Koreans tune into DMB service
Provider confident that its paid satellite offering will prove more popular than free terrestrial rival
As 3G mobile network operators struggle to find viewers for video clips and other media services, a rival technology in South Korea is rapidly finding an audience.
More than 60,000 subscribers have signed up for the country's first digital mobile broadcast (DMB) service since it was launched last month.
TU Media - part owned by SK Telecom and hardware makers including Samsung, LG and Pantech - launched the satellite-based service on May 1. Subscribers pay 13,000 won ($99) per month for eight video and 25 audio channels. The company promises to expand the line-up in the future.
Just three handsets equipped to receive satellite signals are available at present. Samsung makes two and the third comes from SK Teletech, an SK Telecom subsidiary. The satellite signals can also be received on PDAs, in-car television sets and portable TVs, but handsets so far account for 92 per cent of subscribers.
A separate free terrestrial service is expected to be launched later this year or early next year by a string of domestic TV stations, and will compete directly with the satellite offering.
SK executives said they were confident their offering would be more attractive than the free service. 'The basic technology is the same between terrestrial and satellite, but the difference is in the investment,' one official said.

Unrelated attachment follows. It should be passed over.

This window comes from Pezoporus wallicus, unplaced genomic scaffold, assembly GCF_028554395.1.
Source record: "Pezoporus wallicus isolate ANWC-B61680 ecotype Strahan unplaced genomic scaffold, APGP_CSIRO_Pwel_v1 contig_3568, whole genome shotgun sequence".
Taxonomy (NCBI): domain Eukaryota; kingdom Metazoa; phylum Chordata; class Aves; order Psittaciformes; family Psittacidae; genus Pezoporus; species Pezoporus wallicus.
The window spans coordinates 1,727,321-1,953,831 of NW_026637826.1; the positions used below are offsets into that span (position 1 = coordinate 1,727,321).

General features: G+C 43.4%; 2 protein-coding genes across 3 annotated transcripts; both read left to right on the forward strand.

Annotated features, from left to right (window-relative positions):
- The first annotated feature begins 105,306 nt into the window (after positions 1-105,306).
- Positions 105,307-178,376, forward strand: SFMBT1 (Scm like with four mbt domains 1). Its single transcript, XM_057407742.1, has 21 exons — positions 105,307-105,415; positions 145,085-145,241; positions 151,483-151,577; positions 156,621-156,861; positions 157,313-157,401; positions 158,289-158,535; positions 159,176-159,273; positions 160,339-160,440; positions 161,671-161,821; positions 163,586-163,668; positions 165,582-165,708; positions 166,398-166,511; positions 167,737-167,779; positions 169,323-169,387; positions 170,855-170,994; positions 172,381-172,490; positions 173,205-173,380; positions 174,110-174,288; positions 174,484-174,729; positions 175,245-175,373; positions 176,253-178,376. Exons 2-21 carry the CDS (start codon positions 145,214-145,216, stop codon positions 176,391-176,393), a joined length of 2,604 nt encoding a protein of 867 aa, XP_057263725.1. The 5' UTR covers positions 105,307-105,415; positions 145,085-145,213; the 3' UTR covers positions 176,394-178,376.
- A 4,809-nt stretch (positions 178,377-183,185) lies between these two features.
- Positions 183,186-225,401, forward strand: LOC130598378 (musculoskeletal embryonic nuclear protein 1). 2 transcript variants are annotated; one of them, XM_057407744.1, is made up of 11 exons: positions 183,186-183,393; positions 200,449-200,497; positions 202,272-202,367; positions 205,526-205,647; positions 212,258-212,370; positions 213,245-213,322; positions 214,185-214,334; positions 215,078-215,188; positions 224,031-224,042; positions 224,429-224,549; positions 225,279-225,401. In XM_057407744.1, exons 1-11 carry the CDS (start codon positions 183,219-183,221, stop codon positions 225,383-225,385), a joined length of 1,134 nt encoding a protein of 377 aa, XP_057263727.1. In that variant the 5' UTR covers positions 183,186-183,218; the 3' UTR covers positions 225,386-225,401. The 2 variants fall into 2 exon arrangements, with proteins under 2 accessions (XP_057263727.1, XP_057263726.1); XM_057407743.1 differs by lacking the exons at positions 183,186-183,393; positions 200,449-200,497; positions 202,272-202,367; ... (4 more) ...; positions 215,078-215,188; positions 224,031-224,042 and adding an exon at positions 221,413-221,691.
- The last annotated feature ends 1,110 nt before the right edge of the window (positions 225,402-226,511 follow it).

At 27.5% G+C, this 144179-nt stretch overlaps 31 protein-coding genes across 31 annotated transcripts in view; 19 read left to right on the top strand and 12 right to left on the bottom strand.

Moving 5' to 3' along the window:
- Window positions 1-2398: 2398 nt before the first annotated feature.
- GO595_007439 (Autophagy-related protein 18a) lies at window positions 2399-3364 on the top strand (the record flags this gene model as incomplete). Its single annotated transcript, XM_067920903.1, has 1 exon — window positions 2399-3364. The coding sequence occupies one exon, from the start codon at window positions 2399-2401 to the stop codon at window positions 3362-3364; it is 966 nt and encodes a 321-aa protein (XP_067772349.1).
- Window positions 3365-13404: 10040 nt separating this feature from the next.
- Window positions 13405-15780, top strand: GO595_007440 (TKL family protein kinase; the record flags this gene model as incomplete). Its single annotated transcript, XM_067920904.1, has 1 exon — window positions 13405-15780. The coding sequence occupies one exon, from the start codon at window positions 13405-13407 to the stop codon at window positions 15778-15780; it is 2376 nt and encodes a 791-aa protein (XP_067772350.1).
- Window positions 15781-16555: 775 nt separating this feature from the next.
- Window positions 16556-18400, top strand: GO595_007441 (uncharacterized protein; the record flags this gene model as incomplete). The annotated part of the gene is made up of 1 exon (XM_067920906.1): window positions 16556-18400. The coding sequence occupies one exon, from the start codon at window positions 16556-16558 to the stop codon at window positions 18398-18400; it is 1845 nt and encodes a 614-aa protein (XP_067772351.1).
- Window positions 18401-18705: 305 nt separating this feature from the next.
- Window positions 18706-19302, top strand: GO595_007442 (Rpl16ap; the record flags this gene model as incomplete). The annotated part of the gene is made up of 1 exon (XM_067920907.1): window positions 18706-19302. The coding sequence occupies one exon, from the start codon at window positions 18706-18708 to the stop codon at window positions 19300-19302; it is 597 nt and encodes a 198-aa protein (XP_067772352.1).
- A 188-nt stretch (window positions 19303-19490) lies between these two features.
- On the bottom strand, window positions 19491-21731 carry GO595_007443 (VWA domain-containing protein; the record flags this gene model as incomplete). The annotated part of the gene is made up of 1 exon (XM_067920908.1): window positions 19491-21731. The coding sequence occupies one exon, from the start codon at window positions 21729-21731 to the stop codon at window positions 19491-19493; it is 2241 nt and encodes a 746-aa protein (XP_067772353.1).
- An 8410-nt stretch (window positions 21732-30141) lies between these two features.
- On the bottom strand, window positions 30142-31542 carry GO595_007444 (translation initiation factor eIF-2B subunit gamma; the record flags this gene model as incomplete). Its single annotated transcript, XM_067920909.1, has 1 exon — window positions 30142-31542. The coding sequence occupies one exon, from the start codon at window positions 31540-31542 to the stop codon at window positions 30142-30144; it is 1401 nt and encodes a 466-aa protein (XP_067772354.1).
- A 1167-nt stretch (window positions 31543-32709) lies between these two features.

The biggest problem for both satellite and terrestrial are the shadow areas, where a signal cannot be received. TU Media has invested 125 billion won in 'gap fillers' to help receive and retransmit the signal so it can be received indoors and underground.
A further 70 billion won will be spent this year. That investment is recouped through subscription fees. TU Media executives claim the rival free terrestrial service will not have the same signal coverage because there will be no money to pay for it. Terrestrial will be available in Seoul and major urban areas, but satellite will be universally available.
While 3G services are clunky and slow, the DMB service offers smooth, clear pictures with a crisp audio quality. Only in larger devices does the relatively low picture quality show up.
Not surprisingly, the greatest challenge is battery life. DMB handsets burn large amounts of power receiving, decoding and playing audio and video.
Samsung staff claimed the battery in the company's phones could provide three hours of non-stop viewing - enough for the average user who watches about 28 minutes of mobile TV per session.
Executives do not expect consumers to watch full-length feature films from their handsets but believe there will be a market for short hits of entertainment and information.
About 19.8 per cent of the users watch news.
While terrestrial DMB has yet to launch, it is already causing trouble for TU Media's satellite service. South Korea's most popular content is found on terrestrial channels, but those stations have been reluctant to offer programming to the rival satellite service.